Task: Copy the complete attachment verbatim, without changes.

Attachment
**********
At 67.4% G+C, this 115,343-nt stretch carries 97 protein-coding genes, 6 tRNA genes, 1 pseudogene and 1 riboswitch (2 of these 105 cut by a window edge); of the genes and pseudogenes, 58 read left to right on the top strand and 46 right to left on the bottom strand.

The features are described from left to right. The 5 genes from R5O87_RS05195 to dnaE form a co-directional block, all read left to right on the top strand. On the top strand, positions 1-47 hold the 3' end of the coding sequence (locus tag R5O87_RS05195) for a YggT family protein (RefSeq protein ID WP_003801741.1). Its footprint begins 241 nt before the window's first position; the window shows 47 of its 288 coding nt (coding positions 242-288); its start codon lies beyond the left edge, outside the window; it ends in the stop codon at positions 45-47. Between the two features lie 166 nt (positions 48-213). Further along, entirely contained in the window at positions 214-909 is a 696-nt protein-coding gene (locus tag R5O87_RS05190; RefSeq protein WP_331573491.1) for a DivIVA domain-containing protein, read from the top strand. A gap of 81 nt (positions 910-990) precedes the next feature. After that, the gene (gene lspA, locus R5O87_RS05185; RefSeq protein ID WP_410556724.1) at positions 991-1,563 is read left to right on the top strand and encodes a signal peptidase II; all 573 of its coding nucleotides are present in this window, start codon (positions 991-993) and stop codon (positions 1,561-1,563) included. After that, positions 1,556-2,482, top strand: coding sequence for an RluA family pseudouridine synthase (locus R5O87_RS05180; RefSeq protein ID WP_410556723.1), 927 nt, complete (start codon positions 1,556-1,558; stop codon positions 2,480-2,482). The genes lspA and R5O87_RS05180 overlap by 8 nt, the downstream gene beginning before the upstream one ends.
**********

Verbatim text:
At 67.4% G+C, this 115,343-nt stretch carries 97 protein-coding genes, 6 tRNA genes, 1 pseudogene and 1 riboswitch (2 of these 105 cut by a window edge); of the genes and pseudogenes, 58 read left to right on the top strand and 46 right to left on the bottom strand.

The features are described from left to right. The 5 genes from R5O87_RS05195 to dnaE form a co-directional block, all read left to right on the top strand. On the top strand, positions 1-47 hold the 3' end of the coding sequence (locus tag R5O87_RS05195) for a YggT family protein (RefSeq protein ID WP_003801741.1). Its footprint begins 241 nt before the window's first position; the window shows 47 of its 288 coding nt (coding positions 242-288); its start codon lies beyond the left edge, outside the window; it ends in the stop codon at positions 45-47. Between the two features lie 166 nt (positions 48-213). Further along, entirely contained in the window at positions 214-909 is a 696-nt protein-coding gene (locus tag R5O87_RS05190; RefSeq protein WP_331573491.1) for a DivIVA domain-containing protein, read from the top strand. A gap of 81 nt (positions 910-990) precedes the next feature. After that, the gene (gene lspA, locus R5O87_RS05185; RefSeq protein ID WP_410556724.1) at positions 991-1,563 is read left to right on the top strand and encodes a signal peptidase II; all 573 of its coding nucleotides are present in this window, start codon (positions 991-993) and stop codon (positions 1,561-1,563) included. After that, positions 1,556-2,482, top strand: coding sequence for an RluA family pseudouridine synthase (locus R5O87_RS05180; RefSeq protein ID WP_410556723.1), 927 nt, complete (start codon positions 1,556-1,558; stop codon positions 2,480-2,482). The genes lspA and R5O87_RS05180 overlap by 8 nt, the downstream gene beginning before the upstream one ends.